Scalping vs Swing Trading
Are you wondering which trading strategy you should be using? Find out the main differences between the two trading strategies!
To Scalp or to Swing?
It’s fairly easy to get caught up in the theoretical profits when you’re talking to your friends that already trade, or maybe listening to someone on YouTube that wants you to register on an exchange using their affiliate link. A 5% price move… that means 50% if I set my leverage to 10x. Or maybe 100% if I set my leverage to 20x. It’s enticing, we know. But before you start mashing the green and red buttons, there’s a very basic, fundamental decision that you have to make – what kind of trader will I focus on being? How much time do I have to dedicate to trading? How good am I at managing risk?
Scalping and Swing Trading Explained
You’ll often hear people describing themselves or others as swing traders or scalpers. It’s very popular to be a scalper nowadays. These terms refer to the length of time that the trader’s positions remain open.
Scalping is a form of day trading, meanwhile swinging is a form of intraday trading. Day trading is the toughest type of trading that can be done. By definition, trades like these are opened and closed on the same trading day. Swings, on the other hand, remain open for multiple trading days or can even last as long as a couple of weeks. Conversely, scalp trades are really quick, sometimes lasting seconds – profiting many times a day off of very small price changes. Scalpers usually utilize the power of leverage to achieve larger profits. This is how they get you. Promises of big gains in a matter of minutes. Make no mistake, scalping is the hardest endeavor in trading, since the price can move so quickly against you, at best making you lose lots of money or at worst getting liquidated, because we all know how volatile the crypto markets can be. One combats these risks by employing a really strict trading strategy and iron-clad risk management, especially when using high leverage. Liquidation price is usually inches away from our entry, therefore our stop loss is set very tight – I’ve even observed second to second trades being executed using market orders without stop loss, as there’s no time to input the SL and TP numbers into the exchange.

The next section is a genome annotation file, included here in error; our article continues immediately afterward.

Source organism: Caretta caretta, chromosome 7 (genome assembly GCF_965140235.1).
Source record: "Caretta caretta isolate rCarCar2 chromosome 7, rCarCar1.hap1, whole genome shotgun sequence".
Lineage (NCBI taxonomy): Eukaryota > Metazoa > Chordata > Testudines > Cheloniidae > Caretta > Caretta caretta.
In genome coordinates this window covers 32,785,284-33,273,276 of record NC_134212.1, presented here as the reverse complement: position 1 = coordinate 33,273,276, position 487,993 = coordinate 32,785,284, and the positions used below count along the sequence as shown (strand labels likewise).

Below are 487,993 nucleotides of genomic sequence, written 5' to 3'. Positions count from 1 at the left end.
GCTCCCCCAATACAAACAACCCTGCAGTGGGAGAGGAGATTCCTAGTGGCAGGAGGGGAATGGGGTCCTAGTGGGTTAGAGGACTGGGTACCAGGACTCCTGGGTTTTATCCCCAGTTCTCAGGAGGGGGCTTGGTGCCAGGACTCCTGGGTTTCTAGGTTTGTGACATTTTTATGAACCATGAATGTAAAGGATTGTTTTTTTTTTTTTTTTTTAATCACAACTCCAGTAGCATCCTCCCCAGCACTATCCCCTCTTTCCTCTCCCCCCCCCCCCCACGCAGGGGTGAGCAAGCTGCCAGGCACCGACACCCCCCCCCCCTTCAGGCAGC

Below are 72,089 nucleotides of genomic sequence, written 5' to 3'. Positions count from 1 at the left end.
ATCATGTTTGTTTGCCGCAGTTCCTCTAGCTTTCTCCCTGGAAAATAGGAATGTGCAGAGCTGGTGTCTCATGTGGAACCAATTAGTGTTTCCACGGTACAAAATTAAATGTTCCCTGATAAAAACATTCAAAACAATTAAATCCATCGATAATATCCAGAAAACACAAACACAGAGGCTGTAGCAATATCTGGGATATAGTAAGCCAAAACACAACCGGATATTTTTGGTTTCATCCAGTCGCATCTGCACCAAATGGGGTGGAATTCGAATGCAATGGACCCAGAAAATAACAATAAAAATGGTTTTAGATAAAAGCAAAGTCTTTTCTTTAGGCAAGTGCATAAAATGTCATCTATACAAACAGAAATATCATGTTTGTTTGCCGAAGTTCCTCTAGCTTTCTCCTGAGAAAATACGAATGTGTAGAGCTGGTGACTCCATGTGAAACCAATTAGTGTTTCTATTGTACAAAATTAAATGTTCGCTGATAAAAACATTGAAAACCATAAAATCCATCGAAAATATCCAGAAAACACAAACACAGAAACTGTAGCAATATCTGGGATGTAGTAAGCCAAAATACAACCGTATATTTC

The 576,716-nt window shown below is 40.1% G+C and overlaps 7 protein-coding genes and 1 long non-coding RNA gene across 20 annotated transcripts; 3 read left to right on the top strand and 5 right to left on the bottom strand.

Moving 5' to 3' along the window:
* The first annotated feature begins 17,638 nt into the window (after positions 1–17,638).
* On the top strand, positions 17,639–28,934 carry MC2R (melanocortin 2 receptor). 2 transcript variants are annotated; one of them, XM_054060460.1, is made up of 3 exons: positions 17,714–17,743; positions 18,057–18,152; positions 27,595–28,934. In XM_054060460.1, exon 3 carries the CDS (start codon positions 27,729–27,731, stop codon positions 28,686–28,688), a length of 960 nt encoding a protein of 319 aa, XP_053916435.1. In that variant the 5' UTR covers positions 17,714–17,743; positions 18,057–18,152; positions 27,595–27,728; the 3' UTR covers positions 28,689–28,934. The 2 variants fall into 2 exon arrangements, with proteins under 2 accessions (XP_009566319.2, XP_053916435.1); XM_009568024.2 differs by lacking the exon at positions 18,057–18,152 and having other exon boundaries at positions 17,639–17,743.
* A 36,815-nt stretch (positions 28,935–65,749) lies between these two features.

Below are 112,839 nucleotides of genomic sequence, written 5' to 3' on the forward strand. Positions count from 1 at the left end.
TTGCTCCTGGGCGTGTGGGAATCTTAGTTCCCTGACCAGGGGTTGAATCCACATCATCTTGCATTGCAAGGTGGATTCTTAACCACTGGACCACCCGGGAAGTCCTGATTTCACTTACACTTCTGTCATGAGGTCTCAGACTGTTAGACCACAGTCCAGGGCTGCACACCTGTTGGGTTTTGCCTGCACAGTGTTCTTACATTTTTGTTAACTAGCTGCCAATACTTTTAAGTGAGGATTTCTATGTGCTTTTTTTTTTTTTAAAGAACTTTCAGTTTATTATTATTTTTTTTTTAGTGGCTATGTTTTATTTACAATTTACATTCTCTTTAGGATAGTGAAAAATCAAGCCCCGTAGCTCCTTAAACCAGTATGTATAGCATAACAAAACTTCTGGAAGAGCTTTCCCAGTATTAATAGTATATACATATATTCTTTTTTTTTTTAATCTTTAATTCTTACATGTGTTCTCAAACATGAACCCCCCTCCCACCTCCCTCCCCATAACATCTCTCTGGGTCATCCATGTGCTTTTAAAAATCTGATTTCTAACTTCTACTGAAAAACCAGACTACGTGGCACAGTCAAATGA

Swing trading is the other main strategy, and as stated before, it differs from scalping in how much longer the trader keeps their position open. The term swing refers to the entirety of a trend within a given amount of time. Every swing starts with the swing low and ends with the swing high. Because every aspect of the trade is looser, we highly recommend using lower leverage, or preferably no leverage in swing trades, because the price of invalidation (dictated by our strategy) is much further away. One is wise to use basic indicators such as the Simple Moving Average or Exponential Moving Average to determine the approximate location of the swing high (or swing low) – the trader usually attempts to exit at the upper (or lower) boundary of the channel the price is moving in.
Most traders do not define themselves as belonging to only one group or the other. A wise trader knows how to evaluate the market conditions and the perceived risk of using one strategy against the other. In fact, market conditions are one of the more important aspects of determining which approach is best used in a given situation. If we started observing the market on 5-minute charts looking for quick scalp trades and found that the unpredictability of the price action makes us uncomfortable, we can move into higher time frames to find that bigger moves are the way to go.
So, to recap, here’s the pros and cons of scalping:
- By lowering our exposure to the market, we limit the amount of risk, as it’s easier for the price of our coin to move 1$ than 1000$
- It’s highly advised one doesn’t use a high amount of leverage unless they’re experienced and have employed a strict exit policy.
- Low leverage will mean low profit. High leverage will mean high profit… but also risk a higher loss.
- Exit thoughts on swing trading
- Unleveraged profits are often higher than with scalp trades, because the trader waits a prolonged amount of time for the price to move, ecuring 5-50% profits on their position with ease
- Stop losses are looser
- Easier for traders with day jobs
If you’d like to learn more about trading strategies from me and the rest of the Filthy Rich Futures team, you can do so by joining our Discord group! Surround yourself with like-minded people, Filthy Rich Futures is a group of futures traders that is suitable for both beginners and (semi-) professionals, see you there!